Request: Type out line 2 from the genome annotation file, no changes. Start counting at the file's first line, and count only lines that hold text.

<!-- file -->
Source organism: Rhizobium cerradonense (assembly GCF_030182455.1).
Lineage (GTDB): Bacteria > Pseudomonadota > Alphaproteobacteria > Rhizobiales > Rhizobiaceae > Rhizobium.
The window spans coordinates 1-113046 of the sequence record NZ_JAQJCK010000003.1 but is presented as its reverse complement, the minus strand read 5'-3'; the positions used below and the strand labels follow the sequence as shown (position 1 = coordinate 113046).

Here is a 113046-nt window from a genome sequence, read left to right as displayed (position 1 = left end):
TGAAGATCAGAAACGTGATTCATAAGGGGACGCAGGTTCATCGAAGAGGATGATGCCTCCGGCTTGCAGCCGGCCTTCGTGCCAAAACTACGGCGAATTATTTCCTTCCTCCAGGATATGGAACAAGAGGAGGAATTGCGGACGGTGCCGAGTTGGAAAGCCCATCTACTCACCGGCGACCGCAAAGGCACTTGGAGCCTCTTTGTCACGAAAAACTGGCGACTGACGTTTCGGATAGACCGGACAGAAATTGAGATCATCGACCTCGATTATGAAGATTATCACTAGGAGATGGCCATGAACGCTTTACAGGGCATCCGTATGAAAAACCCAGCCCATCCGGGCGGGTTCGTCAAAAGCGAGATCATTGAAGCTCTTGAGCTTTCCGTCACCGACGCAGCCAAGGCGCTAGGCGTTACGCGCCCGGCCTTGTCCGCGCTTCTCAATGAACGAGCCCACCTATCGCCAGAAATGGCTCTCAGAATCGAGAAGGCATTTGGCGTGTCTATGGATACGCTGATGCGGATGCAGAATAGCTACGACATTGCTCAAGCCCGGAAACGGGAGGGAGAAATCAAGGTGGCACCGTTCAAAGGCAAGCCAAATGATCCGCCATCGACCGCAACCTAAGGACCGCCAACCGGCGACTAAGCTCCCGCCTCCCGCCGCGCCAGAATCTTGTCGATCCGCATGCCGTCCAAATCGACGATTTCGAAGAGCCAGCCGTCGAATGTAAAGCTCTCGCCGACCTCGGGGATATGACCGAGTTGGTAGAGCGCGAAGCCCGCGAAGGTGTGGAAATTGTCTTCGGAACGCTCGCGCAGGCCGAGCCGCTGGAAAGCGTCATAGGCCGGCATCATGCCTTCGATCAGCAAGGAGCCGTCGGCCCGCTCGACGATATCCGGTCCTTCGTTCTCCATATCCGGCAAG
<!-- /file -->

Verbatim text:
Lineage (GTDB): Bacteria > Pseudomonadota > Alphaproteobacteria > Rhizobiales > Rhizobiaceae > Rhizobium.